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Suppose my action integral is $S=\int d^4x(\nabla \times A)^2$ and $\delta S$ gives $\delta S =\int d^4x [2(\nabla \times A).(\nabla \times \delta A)]$ I would like to calculate the coefficient of $\delta A$ from this action integral . But I am stuck . How can I separate the $\delta A$ from the term like this ?

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It might be useful to use index notation $(\nabla\times A)_i = \epsilon_{ijk}\partial_j A_k$ and integration by parts. –  Heidar Sep 1 '12 at 14:10
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1 Answer 1

up vote 7 down vote accepted

Let's do what Heidar says and write it with indices, and identify the Lagrangian. $$ L=\frac{1}{2}(\vec{\nabla}\times \vec{A})^2 = \frac{1}{2}\epsilon_{ijk}\partial_j A_k \epsilon_{ilm}\partial_l A_m $$ where, if you haven't heard of it yet, you pretend there is a summation symbol for each repeated index. Then since there are no bare $A_i$ sitting by themselves, only $\partial_i A_j$s the only part of Lagrange's equations that will contribute are $$ \partial_q \frac{\partial L}{\partial (\partial_q A_p)} $$ which we set equal to zero following the equations. Then $$ \frac{\partial L}{\partial (\partial_q A_p)}=\frac{1}{2}(\epsilon_{ijk}\delta_{jq}\delta_{kp}\epsilon_{ilm}\partial_l A_m+\epsilon_{ijk}\partial_j A_k \epsilon_{ilm}\delta_{lq}\delta_{mp}) $$ using $$ \frac{\partial (\partial_i A_j)}{\partial (\partial_q A_p)}=\delta_{iq}\delta_{jp}. $$ Then we have $$ \partial_q \frac{\partial L}{\partial (\partial_q A_p)}=\partial_q(\epsilon_{iqp}\epsilon_{ijk}\partial_i A_j) = \partial_q ((\delta_{qj}\delta_{pk}-\delta_{qk}\delta_{pj})\partial_{i} A_j)=\partial_q (\partial_q A_p - \partial_p A_q)=0 $$ where i used the contracted epsilon identity and changed the repeated indices as i needed them in order to combine terms. Hope this helps.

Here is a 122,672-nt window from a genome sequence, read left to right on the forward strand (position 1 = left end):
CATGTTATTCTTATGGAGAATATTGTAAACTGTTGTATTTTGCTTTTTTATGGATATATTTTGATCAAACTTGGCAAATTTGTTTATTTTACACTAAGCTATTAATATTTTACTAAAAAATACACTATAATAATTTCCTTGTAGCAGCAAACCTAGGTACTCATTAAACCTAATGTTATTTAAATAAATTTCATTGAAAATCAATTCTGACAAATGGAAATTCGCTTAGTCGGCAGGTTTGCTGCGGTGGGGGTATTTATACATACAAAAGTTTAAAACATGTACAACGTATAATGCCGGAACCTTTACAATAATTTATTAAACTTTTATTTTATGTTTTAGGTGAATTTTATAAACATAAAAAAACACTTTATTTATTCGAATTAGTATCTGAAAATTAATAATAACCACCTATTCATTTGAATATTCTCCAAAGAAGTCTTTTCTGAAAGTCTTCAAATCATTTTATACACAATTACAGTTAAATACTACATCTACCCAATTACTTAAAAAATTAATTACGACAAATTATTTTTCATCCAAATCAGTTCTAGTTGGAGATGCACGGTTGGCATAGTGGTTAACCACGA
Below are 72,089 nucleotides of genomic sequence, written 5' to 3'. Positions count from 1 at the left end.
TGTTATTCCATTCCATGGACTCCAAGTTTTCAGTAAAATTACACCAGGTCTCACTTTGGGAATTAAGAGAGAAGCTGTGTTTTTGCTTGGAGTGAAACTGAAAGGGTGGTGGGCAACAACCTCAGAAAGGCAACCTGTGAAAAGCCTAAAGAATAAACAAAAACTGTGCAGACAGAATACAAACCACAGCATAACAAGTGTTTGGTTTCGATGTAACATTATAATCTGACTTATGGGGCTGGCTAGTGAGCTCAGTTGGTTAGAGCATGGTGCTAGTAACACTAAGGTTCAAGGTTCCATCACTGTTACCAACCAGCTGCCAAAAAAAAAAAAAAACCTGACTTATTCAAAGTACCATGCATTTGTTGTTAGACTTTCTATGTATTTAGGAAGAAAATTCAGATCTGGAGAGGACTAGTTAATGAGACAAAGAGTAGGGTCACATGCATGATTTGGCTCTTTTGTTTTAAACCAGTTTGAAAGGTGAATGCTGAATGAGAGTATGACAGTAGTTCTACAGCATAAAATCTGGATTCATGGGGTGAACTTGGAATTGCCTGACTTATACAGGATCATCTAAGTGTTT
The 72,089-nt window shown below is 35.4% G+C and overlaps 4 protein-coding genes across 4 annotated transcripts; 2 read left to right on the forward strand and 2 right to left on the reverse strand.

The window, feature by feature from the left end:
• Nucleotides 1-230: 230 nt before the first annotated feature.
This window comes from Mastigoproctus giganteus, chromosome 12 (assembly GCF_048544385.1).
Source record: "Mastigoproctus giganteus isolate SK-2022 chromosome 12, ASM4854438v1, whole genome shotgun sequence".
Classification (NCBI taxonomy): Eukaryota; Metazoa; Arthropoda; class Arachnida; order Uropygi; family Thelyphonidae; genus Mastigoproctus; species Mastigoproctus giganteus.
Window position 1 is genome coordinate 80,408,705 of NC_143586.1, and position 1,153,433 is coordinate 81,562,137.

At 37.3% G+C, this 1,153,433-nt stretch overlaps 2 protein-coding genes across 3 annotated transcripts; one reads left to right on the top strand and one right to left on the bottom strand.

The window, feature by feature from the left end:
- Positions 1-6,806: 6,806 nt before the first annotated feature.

EDIT:

Well, I'll still try and help out, hopefully I don't make anything any worse. $$ \delta S = \int d^3 x \frac{1}{2}\epsilon_{ijk}\epsilon_{ilm}\delta(\partial_j A_k)\partial_l A_m+\int d^3 x\frac{1}{2}\epsilon_{ijk}\epsilon_{ilm}\partial_j A_k \delta(\partial_l A_m) $$ Now with the variations $\delta$ we can interchange the order of $\partial$ and $\delta$ $$ \delta(\partial_i A_j)=\partial_i (\delta A_k) $$ So with the two terms multiplied above we get $$ \partial_j( \delta A_k)\partial_l A_m=\partial_j (\delta A_k \partial_l A_m)-\delta A_k \partial_j \partial_l A_m $$ from the product rule. This helps isolate the variation of the field. Please (everyone) let me know if this is still confusing and/or wrong. Hope this helps.

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Sorry, your $=0$ at the very end is extremely confusing because it seems you are claiming that the previous expression is identically zero. It's surely not. Obviously, in general, the contribution is proportional to $\nabla\times B$. It would be pretty bad if if the (spatial) Maxwell term gave zero to the Maxwell equations. ;-) You shouldn't write it's zero because there are other terms in the equations from other terms in the action such as $j\cdot A$ and $(\partial_t A)^2$. –  Luboš Motl Sep 1 '12 at 15:57
    
hmmm... but given the lagrangian from OP, are Lagrange's equations not what I wrote down in the last line? Certainly you are right if the lagrangian is more complicated. –  kηives Sep 1 '12 at 16:27
    
Actually I have to agree with Lubos Motl because there are other terms with it in the main Lagrangian. I have already tried the procedure you have described. That causes some problem. So one of my advisor asked me to try the path integral, separate the coefficient of the terms and that might leads to the equation of motion we want. –  aries0152 Sep 1 '12 at 17:09
    
well my bad then, I thought you wanted the EOM assuming that was the whole action integral. sorry. –  kηives Sep 1 '12 at 17:30
    
Thanks, The edited part seems ok. –  aries0152 Sep 1 '12 at 23:32
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